If Aratta does not give all this as a gift, the king of Uruk will invade his lands and take all these treasures by force. These threats were conveyed through a messenger or a royal herald—a poor warrior forced to travel several times through mountain ridges to become the living mouth of a “dialogue at a distance” between the kings of the two lands.

This dialogue lasted for years, but eventually, Enmerkar, as one would expect from a literary monument created in Sumer, gets his way, and the fortress of Eanna is adorned with the treasures of the depths seized from Aratta.

In return, Aratta was supposed to receive some grain, indicating the trivial fact that this poor mountain kingdom could not feed its population from its own resources alone. Thus, Sumer was a kind of granary for Aratta, while Aratta supplied the plain kingdom with minerals and timber, the deficit (if not the — complete absence) of which was acutely felt in the alluvial lowlands of Mesopotamia. If Saggs’ hypothesis that Aratta was the homeland of at least some of the tribes that inhabited Sumer is correct, then one of the possible reasons for the active migration of these tribes could be a noticeable increase in population, which the meager resources of the mountain valleys could no longer feed.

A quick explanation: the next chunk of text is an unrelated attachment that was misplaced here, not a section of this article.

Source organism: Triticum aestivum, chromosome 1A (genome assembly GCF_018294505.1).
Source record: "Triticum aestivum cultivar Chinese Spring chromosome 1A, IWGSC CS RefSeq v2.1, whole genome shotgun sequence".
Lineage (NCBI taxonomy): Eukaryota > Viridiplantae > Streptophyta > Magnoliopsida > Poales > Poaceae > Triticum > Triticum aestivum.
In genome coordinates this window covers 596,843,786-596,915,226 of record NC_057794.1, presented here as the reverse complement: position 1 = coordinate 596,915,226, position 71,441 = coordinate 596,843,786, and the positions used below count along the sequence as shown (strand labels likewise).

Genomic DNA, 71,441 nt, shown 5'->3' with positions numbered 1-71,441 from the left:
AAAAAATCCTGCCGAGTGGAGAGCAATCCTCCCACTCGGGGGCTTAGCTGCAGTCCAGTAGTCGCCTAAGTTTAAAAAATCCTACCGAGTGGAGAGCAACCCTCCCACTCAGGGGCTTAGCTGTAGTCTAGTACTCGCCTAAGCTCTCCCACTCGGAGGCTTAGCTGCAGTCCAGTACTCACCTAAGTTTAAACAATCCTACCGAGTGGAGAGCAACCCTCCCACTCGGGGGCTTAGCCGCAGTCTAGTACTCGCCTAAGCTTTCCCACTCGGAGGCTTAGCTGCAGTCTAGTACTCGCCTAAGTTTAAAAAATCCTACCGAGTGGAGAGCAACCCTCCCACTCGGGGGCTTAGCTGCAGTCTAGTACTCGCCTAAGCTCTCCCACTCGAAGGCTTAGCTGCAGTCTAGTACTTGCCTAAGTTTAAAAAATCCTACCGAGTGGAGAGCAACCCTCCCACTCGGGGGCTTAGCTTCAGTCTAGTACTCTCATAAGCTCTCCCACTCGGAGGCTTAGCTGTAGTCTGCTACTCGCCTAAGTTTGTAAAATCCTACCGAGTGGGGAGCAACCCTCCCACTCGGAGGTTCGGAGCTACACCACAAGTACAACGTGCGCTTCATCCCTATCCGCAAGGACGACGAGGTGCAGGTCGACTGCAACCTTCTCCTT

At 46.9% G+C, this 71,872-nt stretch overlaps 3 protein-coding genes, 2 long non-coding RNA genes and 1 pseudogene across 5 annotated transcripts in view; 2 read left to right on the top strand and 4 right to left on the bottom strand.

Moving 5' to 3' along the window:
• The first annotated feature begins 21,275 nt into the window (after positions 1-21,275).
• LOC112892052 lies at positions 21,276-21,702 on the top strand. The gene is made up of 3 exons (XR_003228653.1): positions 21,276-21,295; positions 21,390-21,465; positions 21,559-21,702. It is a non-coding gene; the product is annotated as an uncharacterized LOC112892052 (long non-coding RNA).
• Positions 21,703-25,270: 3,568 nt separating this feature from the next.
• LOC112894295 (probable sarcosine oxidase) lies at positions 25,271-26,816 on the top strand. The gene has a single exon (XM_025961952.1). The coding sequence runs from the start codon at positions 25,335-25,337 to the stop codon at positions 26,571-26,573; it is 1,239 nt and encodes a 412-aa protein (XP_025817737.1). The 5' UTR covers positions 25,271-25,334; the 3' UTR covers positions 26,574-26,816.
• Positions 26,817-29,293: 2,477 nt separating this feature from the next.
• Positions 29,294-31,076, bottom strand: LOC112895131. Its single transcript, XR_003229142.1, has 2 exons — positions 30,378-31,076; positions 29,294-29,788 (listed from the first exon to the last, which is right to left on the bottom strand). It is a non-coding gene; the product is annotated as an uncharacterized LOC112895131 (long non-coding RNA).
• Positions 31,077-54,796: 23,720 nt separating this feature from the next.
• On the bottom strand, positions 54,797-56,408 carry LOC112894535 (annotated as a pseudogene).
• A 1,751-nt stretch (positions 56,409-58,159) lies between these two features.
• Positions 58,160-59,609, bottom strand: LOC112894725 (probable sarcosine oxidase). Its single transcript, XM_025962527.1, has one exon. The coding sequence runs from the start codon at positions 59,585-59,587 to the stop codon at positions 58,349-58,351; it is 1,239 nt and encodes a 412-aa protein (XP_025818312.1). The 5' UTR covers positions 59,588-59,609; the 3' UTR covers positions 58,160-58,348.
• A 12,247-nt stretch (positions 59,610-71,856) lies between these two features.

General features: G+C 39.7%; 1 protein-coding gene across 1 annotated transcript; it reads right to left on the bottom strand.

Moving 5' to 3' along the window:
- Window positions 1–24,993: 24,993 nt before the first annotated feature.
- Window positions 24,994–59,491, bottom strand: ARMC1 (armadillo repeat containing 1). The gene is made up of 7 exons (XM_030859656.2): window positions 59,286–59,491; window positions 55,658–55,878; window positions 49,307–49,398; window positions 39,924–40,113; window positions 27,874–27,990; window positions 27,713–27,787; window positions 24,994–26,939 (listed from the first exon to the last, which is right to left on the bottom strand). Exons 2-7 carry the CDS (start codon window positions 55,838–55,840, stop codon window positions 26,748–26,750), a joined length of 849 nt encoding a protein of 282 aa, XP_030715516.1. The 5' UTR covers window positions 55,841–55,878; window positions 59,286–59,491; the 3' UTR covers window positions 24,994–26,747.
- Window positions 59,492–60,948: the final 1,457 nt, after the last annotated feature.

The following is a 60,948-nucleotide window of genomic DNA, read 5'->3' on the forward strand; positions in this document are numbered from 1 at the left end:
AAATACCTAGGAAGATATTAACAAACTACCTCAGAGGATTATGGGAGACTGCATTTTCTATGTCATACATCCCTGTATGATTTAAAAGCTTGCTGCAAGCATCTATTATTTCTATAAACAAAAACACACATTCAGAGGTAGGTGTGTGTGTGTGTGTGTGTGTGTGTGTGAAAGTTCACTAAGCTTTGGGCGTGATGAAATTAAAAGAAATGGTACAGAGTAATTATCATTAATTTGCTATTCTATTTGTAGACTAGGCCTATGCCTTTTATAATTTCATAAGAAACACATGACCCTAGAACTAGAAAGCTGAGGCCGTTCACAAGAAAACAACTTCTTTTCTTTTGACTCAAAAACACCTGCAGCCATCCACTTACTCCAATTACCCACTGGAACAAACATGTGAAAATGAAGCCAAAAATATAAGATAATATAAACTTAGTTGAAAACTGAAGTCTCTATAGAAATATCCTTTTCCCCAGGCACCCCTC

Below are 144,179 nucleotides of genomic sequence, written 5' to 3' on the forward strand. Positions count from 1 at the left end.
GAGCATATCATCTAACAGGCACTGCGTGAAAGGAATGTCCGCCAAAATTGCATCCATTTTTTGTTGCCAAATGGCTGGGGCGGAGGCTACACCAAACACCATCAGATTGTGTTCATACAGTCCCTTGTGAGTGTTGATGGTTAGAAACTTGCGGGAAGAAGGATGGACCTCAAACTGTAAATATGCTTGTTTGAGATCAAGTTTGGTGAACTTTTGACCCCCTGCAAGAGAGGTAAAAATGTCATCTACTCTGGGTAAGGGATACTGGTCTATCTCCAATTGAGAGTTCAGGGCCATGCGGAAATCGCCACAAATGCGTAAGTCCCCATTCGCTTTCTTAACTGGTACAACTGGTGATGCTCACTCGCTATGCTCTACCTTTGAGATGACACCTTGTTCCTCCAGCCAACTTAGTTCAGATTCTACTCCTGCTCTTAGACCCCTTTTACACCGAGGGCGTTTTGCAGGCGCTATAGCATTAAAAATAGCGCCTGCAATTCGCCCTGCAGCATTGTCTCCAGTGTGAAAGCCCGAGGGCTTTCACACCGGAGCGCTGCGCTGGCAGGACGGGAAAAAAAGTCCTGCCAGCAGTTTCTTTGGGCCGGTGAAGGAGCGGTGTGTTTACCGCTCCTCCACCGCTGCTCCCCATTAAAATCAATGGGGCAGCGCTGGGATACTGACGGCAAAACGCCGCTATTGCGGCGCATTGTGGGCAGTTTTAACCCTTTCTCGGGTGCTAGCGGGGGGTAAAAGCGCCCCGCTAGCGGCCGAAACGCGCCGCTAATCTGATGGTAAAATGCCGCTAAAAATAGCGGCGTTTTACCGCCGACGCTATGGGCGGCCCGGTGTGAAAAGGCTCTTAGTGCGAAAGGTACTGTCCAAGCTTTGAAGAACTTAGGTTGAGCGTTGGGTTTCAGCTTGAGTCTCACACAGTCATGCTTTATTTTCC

Having left their ancient homeland, the tribes of Aratta discovered on the plains of Sumer—the biblical land of Shinar—vast, sparsely populated lowlands, abundant in water and suitable for agriculture.

The newcomers built irrigation and transport canals here, turning the former marshy lowlands into fertile lands where cities sprang up at every turn.

There is no doubt that Aratta was perceived by the Sumerians in later times as a fabulously rich, almost magical land. One scholar even called Aratta the “Sumerian El Dorado”—a mythical semi-real kingdom of dreams, fantasies, and ancient glory. However, there can also be no doubt that Aratta was a real place, the legendary status of which arose in times when the age of heroes had already passed into the past.

In the first chapter, I already talked about how the geography of Eden is easily identifiable with the topography of Greater Armenia. In addition, I am also convinced that the historical Eden can be easily identified through the literary monuments of Ancient Sumer.

Indeed, there are many reasons to believe that the land of Aratta of the ancient Sumerians is the oldest prototype of the biblical Eden.

Excerpt from the book by David Rohl “GENESIS OF CIVILIZATION. WHERE DID WE COME FROM…”

(Rohl D. Genesis of Civilization. Where did we come from… – Moscow: Exmo Publishing House, 2002. – 480 p, ill.)